In September we finally started Fieldwork for Future Migration as Present Fact (FUMI). After long Covid-related delays. We arived with optimism and great ambitions for the project, and found ourselves enveloped by a discourse of big dreams.
The project seeks to understand how migration that has not yet taken place shapes the lives of individuals and the development of societies. Put differently, if young adults imagine a future elsewhere and pin their hopes on leaving, what are the consequences? In many cases, they will not be able to migrate, but their lives might take different turns than if they had imagined a local future.
Our ethnographic fieldwork in Ghana took a step back from the research question and first sought to understand what young adults aspire to in their lives more generally. Only later did we consider the possible role of migration.
We collect data in three West African cities: Tema (Ghana), Serrekunda (The Gambia) and São Vicente (Cape Verde). The project has a mixed-methods design that deeply integrates ethnography and surveys. Our stay in Ghana comprised the first part of our ethnographic fieldwork as well as initial explorations of survey methodology.
The project is funded by a European Research Council (ERC) Consolidating Grant, which awarded solely on the basis of scientific excellence. In other words, this funding prioritizes ground-breaking research in any field, with emphasis on the long-term legacy rather than the short-term usefulness of the new knowledge.
The three locations were selected in order to use the differences within West Africa to explore the role of development processes. Cape Verde has the highest income level in the region, The Gambia is close to the other extreme, and Ghana is in an intermediate position. My colleague Tone Sommerfelt has worked in the Gambia over several decades and I have similarly extensive experience from Cape Verde. But Ghana was new to both of us.
We decided to start the data collection with joint fieldwork in Ghana, developing a shared understanding and methodological approach to the ethnography. We worked with approximately twenty young adults that we followed over several weeks through a combination of interviews and participant observation. Next year we will return to Ghana and follow the same individuals.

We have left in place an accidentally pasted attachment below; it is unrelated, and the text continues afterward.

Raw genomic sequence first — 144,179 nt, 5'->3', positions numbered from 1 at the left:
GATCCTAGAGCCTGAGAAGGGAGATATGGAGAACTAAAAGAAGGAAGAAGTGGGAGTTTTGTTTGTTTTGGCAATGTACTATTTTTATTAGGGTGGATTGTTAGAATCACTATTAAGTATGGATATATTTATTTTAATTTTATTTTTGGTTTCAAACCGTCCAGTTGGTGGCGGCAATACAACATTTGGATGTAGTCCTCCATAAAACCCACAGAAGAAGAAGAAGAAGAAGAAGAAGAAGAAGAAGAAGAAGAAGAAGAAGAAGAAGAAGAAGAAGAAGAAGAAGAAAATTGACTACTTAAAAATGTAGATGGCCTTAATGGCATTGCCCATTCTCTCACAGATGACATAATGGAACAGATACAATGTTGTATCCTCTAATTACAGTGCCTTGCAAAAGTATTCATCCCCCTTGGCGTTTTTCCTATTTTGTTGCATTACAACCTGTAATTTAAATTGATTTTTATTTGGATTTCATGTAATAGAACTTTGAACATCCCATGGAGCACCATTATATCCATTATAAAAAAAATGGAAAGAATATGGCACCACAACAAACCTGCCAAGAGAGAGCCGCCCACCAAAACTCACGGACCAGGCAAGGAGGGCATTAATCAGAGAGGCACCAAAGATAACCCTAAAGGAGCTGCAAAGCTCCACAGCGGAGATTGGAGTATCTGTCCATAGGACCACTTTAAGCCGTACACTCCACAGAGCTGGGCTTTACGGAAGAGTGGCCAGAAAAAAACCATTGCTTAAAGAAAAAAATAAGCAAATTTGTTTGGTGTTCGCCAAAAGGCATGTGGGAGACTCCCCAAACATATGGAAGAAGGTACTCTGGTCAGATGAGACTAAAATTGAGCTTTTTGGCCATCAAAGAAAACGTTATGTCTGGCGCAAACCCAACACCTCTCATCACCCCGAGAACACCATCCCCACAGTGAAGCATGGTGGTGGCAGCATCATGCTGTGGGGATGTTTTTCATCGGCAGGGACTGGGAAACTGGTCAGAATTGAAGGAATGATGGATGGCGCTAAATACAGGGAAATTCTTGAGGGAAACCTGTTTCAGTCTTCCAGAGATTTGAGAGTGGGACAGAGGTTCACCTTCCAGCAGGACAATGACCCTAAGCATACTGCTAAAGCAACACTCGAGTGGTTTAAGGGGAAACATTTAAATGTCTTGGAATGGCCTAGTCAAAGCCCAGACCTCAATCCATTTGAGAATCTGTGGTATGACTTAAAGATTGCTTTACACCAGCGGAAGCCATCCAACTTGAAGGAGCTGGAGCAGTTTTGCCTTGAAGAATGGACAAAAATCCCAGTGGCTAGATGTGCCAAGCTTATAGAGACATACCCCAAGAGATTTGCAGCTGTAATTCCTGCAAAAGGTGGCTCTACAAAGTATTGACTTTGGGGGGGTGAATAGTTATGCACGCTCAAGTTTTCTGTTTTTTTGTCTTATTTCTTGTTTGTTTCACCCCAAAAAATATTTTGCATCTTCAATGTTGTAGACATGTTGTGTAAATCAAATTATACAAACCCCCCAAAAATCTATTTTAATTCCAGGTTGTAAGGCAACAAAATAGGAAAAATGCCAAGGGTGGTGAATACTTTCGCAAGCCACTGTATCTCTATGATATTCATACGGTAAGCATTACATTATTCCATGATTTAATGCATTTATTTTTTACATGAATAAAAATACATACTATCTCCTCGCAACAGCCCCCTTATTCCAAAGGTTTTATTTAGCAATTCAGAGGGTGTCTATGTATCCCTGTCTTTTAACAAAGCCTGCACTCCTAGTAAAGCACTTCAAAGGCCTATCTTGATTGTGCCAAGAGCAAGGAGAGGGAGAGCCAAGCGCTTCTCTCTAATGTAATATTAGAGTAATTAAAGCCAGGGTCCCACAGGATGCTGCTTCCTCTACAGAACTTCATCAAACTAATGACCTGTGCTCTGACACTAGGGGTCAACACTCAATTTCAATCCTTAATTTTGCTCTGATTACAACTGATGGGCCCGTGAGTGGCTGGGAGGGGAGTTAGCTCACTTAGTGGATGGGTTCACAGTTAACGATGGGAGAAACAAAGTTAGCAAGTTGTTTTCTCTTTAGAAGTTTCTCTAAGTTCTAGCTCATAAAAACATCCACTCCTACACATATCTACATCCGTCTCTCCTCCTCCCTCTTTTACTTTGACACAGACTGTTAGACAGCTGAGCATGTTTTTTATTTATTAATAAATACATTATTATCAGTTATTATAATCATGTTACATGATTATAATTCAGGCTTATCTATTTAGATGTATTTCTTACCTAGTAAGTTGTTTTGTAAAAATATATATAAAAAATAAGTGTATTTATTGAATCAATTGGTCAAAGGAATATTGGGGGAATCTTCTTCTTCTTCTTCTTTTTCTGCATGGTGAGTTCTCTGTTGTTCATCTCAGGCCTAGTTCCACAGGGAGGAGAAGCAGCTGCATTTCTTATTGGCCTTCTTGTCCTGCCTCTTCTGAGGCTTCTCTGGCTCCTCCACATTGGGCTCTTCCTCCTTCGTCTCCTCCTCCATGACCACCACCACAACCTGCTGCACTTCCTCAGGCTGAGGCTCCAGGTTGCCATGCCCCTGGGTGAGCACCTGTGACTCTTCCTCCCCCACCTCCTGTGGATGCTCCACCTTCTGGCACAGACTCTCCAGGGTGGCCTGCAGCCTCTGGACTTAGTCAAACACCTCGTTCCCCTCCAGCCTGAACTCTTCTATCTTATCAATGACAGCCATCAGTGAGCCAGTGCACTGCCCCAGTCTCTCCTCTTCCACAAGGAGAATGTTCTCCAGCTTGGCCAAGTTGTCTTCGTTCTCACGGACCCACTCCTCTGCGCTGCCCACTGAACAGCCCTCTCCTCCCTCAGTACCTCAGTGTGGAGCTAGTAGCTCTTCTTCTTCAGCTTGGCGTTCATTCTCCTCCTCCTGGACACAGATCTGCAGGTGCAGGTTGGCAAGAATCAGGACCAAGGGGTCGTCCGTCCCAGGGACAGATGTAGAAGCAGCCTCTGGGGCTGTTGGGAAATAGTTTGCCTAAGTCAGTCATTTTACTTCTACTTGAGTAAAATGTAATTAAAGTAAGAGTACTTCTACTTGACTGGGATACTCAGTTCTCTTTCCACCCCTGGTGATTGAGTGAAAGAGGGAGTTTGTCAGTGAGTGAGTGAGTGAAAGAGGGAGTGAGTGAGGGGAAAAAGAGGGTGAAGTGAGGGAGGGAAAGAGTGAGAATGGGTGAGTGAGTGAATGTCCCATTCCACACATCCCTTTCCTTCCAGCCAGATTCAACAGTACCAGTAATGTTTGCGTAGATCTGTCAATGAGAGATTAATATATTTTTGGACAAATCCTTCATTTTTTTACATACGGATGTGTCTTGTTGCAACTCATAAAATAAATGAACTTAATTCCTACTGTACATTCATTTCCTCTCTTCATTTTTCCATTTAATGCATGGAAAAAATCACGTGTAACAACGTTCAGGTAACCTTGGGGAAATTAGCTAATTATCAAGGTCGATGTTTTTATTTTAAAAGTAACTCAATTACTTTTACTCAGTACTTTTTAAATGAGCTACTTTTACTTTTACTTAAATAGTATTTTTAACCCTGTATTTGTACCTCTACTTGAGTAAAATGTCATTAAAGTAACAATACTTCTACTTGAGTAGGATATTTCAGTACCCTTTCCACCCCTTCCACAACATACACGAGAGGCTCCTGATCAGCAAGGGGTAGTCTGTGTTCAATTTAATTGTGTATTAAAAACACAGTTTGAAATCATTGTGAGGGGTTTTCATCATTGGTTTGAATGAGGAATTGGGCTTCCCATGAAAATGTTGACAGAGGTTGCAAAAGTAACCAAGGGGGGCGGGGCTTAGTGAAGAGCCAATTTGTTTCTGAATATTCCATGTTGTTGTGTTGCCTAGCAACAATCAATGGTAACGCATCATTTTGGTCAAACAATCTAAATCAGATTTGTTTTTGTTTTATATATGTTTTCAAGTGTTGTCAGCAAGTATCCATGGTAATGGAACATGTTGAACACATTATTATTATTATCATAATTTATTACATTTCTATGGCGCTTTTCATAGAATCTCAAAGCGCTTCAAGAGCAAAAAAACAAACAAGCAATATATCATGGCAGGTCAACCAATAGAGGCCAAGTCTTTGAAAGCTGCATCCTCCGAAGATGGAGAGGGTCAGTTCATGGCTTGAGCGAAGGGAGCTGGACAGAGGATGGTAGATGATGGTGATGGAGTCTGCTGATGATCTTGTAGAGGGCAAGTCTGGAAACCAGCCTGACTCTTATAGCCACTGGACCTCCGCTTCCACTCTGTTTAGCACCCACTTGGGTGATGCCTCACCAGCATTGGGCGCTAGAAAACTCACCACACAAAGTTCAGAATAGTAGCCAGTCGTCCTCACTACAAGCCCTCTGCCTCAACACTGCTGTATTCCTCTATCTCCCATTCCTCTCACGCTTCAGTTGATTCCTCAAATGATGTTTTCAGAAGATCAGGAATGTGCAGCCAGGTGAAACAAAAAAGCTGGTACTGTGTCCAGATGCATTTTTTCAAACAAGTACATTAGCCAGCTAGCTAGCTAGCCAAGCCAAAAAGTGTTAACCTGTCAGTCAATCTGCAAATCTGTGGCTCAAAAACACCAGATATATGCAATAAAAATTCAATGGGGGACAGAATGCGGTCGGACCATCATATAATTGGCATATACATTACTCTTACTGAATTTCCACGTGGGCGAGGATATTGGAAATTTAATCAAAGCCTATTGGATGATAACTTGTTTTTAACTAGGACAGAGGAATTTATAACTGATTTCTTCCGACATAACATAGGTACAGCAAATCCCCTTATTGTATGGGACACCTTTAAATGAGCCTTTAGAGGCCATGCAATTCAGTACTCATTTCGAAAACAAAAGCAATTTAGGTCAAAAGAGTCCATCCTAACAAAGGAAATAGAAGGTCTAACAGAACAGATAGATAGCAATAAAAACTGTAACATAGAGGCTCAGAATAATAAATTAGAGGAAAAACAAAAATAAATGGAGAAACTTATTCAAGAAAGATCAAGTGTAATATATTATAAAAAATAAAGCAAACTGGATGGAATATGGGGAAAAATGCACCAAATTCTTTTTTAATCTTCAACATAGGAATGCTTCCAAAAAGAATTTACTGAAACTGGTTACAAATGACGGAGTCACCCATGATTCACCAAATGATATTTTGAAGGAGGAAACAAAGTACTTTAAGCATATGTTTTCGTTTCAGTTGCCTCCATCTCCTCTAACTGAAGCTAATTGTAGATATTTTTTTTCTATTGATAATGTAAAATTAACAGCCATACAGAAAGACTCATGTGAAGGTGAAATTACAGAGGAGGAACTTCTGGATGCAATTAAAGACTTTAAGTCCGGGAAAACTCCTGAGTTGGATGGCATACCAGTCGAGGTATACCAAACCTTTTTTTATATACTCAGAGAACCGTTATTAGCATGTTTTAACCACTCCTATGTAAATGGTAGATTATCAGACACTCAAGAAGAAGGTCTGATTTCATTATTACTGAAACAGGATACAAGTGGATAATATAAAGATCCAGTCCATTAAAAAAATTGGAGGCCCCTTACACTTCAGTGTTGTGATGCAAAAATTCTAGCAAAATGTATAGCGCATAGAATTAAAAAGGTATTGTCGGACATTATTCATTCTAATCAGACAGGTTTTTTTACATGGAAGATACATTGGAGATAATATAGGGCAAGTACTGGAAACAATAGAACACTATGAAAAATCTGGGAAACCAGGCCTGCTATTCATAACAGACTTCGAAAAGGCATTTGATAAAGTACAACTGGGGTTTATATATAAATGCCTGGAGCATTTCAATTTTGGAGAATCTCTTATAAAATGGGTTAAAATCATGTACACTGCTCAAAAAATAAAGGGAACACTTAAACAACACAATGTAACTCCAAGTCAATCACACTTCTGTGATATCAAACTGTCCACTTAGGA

Our draft guides for interviews and participant observation were aimed at understanding aspirations for the future. But we had not foreseen that ‘big’, ‘dream’, and ‘big dreams’ would all be such important concepts. Not least because we were two, we recognized the significance of these words early on and were able to adapt.
First, many young adults had a clear idea of a dream in life. ‘What is your dream?’ turned out to be a fertile question in interviews. Second, the dream was often to be ‘big’ in one way or another. This bigness had to do not only with success and respect, but also with being in a position of helping, teaching or providing for others beyond the family. Third, there was widespread appreciation of ‘big dreams’ as a virtuous thing, rather than a lack of realism. Big dreams were even seen as instrumentally valuable, with an understanding that the bigger you dream, the further you can reach. These are themes we will explore in greater depth as we analyze our data and do additional fieldwork.
As part of the project, we will also conduct a survey with 1000 respondents in each of the three cities. During fieldwork in Ghana, Tone and I were joined by our colleagues Maryam Aslany and Mathilde Mjelva, who explored approaches to survey data collection. Trying out different solutions an an early pre-pilot stage was very rewarding and helped us prepare for the challenge of capturing a nuanced and varied reality in a structured survey.